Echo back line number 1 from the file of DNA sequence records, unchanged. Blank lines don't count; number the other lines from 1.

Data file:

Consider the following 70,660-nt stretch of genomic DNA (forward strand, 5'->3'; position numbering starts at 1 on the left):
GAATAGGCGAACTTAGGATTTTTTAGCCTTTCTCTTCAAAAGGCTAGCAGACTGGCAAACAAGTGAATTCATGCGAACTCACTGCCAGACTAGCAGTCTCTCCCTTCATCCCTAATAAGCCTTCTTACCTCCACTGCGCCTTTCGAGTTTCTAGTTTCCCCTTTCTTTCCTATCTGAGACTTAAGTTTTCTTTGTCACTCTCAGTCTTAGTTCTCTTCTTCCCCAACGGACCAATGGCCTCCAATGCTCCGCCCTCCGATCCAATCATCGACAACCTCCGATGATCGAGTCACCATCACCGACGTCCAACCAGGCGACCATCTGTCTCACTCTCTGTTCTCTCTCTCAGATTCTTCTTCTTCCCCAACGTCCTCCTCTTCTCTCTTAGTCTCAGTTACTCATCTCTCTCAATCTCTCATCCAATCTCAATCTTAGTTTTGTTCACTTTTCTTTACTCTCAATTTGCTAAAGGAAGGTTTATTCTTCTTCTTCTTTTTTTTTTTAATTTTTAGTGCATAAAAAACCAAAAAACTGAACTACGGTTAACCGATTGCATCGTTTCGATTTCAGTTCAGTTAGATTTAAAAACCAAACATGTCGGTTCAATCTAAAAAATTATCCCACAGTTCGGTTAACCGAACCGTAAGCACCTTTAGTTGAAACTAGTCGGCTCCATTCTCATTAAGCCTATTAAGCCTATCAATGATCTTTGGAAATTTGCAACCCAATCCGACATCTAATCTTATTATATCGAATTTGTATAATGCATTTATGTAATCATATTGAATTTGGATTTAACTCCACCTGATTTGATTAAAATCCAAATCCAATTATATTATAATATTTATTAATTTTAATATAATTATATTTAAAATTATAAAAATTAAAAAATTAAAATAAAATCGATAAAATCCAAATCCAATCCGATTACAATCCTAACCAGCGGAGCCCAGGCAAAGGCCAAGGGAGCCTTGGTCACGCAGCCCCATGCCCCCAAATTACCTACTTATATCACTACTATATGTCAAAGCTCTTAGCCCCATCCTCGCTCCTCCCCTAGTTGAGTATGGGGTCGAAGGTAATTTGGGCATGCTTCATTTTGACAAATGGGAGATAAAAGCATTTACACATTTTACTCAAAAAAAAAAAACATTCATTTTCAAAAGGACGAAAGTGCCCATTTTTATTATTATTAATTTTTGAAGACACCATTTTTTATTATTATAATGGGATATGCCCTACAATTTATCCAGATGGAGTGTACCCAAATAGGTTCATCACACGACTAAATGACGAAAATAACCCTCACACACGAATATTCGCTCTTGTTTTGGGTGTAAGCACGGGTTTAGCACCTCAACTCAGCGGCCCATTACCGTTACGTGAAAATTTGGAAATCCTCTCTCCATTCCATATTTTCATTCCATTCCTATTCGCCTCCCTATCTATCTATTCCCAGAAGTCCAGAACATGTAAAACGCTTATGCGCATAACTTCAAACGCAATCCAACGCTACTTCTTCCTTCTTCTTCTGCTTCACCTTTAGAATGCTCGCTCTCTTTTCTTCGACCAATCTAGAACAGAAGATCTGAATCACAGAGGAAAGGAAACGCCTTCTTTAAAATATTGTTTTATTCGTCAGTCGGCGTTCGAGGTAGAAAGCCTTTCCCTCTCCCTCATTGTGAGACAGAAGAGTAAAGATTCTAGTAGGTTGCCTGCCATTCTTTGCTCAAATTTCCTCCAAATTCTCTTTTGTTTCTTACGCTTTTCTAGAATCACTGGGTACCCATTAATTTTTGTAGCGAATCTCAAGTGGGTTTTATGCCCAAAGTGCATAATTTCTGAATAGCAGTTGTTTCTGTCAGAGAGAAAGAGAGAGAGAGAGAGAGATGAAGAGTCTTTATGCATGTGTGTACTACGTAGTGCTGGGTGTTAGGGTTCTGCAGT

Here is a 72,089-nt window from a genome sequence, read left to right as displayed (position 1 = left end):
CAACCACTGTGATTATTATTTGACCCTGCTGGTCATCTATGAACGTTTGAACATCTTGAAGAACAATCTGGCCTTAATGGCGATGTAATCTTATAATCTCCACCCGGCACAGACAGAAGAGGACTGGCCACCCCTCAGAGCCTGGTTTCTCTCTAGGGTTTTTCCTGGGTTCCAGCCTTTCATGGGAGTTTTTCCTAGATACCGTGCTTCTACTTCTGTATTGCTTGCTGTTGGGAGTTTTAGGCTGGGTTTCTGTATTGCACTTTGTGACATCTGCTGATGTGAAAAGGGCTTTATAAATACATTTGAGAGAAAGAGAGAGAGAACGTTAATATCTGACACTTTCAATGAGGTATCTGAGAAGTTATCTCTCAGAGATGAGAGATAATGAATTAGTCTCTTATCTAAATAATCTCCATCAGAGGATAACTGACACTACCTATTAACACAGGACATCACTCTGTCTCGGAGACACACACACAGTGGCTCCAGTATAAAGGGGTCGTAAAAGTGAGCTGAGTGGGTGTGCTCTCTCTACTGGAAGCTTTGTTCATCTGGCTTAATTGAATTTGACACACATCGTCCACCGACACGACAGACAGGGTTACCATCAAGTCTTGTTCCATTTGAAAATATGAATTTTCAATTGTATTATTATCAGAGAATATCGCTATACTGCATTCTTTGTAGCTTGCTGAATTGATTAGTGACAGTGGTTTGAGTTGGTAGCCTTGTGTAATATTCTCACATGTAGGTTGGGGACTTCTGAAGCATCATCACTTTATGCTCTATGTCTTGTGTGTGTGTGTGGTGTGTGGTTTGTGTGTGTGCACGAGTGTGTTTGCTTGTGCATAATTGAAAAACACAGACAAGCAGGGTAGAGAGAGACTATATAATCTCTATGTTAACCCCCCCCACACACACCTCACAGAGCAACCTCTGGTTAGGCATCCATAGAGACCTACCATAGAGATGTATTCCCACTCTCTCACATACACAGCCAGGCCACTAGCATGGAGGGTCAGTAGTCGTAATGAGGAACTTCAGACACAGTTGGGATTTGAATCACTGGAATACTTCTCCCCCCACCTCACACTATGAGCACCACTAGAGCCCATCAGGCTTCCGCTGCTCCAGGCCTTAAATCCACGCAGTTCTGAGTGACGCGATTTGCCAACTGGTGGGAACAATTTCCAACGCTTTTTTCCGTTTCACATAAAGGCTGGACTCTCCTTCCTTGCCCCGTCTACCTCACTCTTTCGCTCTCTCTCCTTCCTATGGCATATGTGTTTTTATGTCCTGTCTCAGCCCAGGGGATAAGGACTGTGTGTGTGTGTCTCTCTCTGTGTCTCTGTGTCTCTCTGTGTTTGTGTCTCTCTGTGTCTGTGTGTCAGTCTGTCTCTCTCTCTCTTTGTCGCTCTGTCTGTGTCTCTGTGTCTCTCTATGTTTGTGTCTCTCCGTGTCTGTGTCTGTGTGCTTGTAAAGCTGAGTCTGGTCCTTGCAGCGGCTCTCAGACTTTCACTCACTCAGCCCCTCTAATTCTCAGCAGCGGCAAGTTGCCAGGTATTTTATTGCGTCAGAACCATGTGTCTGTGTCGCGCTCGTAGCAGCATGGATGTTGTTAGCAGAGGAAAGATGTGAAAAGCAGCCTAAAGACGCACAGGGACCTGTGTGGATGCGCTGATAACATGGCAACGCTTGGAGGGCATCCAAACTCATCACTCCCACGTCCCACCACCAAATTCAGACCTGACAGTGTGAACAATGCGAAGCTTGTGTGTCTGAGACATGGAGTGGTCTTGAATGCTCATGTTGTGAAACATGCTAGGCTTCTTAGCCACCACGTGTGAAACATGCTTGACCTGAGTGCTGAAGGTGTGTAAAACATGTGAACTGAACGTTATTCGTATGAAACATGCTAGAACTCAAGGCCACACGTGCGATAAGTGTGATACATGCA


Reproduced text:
Consider the following 70,660-nt stretch of genomic DNA (forward strand, 5'->3'; position numbering starts at 1 on the left):